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With two posts this morning, Gawker, the bête noir of American online reporting, articulated a new direction for their popular comment section.

The first post described how the new commenting section would work. After starting a discussion, commenters are empowered to approve or deny replies to their original comment and each comment can be isolated to an individual branch.

Users can navigate through comments by the categories of Featured, Latest, and Inbox (which contains personal comment notifications). 

The second post, by founder Nick Denton, described the reasons behind Gawker's new anonymous login system, Burner.

Denton aligned the fortunes of his company with the anarchic forces of 4Chan and Wikileaks when he wrote: 

While other outlets are doing away with anonymity, we've built anonymous accounts into our new comment system. We'll accept some disorder if that's the price of freedom in one's personal life, in politics and the press.


To get a Burner commenting profile, users merely need to enter a pseudonym. Their IP address is logged, but that’s it. A randomly generated key is provided which allows them to log back in to their burner account, but accounts no longer accrue stars or other badges of belonging that ensure they are seen. A proprietary, automated mechanism called Powwow determines (with some manual assistance) which comments become Featured.

The goal of this system is to break the regular commenting cliques that grew to dominate the service. As Denton told Anil Dash at SXSW

The most interesting comments, they don’t come from people with Klout scores, they don’t come from people who actually have a long history of commenting on our sites or any sites. Often it’s a first-timer. Often it’s anonymous. Sometimes they’re moved, they’re so outraged by what you just wrote, that they want to set the record straight.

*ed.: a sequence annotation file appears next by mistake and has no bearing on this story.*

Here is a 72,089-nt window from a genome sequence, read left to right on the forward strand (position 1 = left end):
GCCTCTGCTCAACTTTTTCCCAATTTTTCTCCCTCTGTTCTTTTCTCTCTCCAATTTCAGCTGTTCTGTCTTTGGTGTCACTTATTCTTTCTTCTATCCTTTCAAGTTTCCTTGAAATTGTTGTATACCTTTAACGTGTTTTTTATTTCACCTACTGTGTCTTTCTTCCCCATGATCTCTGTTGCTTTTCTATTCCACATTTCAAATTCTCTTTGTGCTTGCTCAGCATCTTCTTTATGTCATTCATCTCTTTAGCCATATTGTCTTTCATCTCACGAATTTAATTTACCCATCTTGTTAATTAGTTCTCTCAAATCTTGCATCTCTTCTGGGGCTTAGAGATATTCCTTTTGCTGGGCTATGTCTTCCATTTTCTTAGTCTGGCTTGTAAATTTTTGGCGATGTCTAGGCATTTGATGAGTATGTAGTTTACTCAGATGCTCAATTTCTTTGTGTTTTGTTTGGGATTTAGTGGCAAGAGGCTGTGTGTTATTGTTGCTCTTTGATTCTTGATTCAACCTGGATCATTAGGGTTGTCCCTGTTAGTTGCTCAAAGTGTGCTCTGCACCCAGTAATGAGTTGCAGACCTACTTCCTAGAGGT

Denton was active in the comments section this morning to explain his creation. Early questioners asked if the power to approve or deny replies would be abused – used to hide minority opinions, or for people to ignore their critics. Denton didn’t seem to think that this would be a problem, and emphasized, “Discussion, especially if writers and sources can participate, is the thing that distinguishes news stories on the internet.”

Though Denton doesn't spell it out completely, certain behaviors can be incentivized by the Powwow algorithm - and presumably ignoring criticism is one that can be penalized. As commenters become more familiar with the interface, the behaviors that are rewarded by the algorithm will become culturally encoded.

Time will tell what those behaviors will be, but hang tight for the "top ten ways to write a featured comment rebuttal to a negative article on Gawker" article that will inevitably appear.

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Published 26 April, 2012 by Sam Dwyer

Sam Dwyer is an Analyst based in Econsultancy's New York office. He can be followed on Twitter @sammydwyer.

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